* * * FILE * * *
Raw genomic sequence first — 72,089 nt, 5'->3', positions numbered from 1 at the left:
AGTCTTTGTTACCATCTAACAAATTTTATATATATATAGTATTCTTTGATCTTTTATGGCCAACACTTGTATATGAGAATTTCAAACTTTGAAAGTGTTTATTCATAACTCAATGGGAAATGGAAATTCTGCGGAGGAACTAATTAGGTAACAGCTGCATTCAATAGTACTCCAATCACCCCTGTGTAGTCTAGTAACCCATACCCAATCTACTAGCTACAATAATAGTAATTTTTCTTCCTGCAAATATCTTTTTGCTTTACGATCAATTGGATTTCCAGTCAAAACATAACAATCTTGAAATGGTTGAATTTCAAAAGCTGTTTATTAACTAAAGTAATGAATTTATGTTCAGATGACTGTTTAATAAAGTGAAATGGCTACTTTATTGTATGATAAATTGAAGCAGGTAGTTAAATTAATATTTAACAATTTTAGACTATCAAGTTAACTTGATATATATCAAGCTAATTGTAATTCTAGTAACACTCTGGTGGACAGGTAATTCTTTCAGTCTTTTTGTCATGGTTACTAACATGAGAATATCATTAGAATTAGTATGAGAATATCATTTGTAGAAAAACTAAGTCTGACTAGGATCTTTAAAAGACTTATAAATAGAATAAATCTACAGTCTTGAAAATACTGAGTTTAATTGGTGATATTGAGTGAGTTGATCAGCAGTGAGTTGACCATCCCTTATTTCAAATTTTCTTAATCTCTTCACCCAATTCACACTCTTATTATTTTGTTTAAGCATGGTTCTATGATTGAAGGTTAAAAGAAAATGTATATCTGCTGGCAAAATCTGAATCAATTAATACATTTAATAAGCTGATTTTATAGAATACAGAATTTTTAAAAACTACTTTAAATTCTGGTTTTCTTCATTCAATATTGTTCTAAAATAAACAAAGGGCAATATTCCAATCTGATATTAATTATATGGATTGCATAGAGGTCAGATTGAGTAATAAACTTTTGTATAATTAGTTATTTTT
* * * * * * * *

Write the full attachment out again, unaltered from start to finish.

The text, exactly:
Raw genomic sequence first — 72,089 nt, 5'->3', positions numbered from 1 at the left:
AGTCTTTGTTACCATCTAACAAATTTTATATATATATAGTATTCTTTGATCTTTTATGGCCAACACTTGTATATGAGAATTTCAAACTTTGAAAGTGTTTATTCATAACTCAATGGGAAATGGAAATTCTGCGGAGGAACTAATTAGGTAACAGCTGCATTCAATAGTACTCCAATCACCCCTGTGTAGTCTAGTAACCCATACCCAATCTACTAGCTACAATAATAGTAATTTTTCTTCCTGCAAATATCTTTTTGCTTTACGATCAATTGGATTTCCAGTCAAAACATAACAATCTTGAAATGGTTGAATTTCAAAAGCTGTTTATTAACTAAAGTAATGAATTTATGTTCAGATGACTGTTTAATAAAGTGAAATGGCTACTTTATTGTATGATAAATTGAAGCAGGTAGTTAAATTAATATTTAACAATTTTAGACTATCAAGTTAACTTGATATATATCAAGCTAATTGTAATTCTAGTAACACTCTGGTGGACAGGTAATTCTTTCAGTCTTTTTGTCATGGTTACTAACATGAGAATATCATTAGAATTAGTATGAGAATATCATTTGTAGAAAAACTAAGTCTGACTAGGATCTTTAAAAGACTTATAAATAGAATAAATCTACAGTCTTGAAAATACTGAGTTTAATTGGTGATATTGAGTGAGTTGATCAGCAGTGAGTTGACCATCCCTTATTTCAAATTTTCTTAATCTCTTCACCCAATTCACACTCTTATTATTTTGTTTAAGCATGGTTCTATGATTGAAGGTTAAAAGAAAATGTATATCTGCTGGCAAAATCTGAATCAATTAATACATTTAATAAGCTGATTTTATAGAATACAGAATTTTTAAAAACTACTTTAAATTCTGGTTTTCTTCATTCAATATTGTTCTAAAATAAACAAAGGGCAATATTCCAATCTGATATTAATTATATGGATTGCATAGAGGTCAGATTGAGTAATAAACTTTTGTATAATTAGTTATTTTT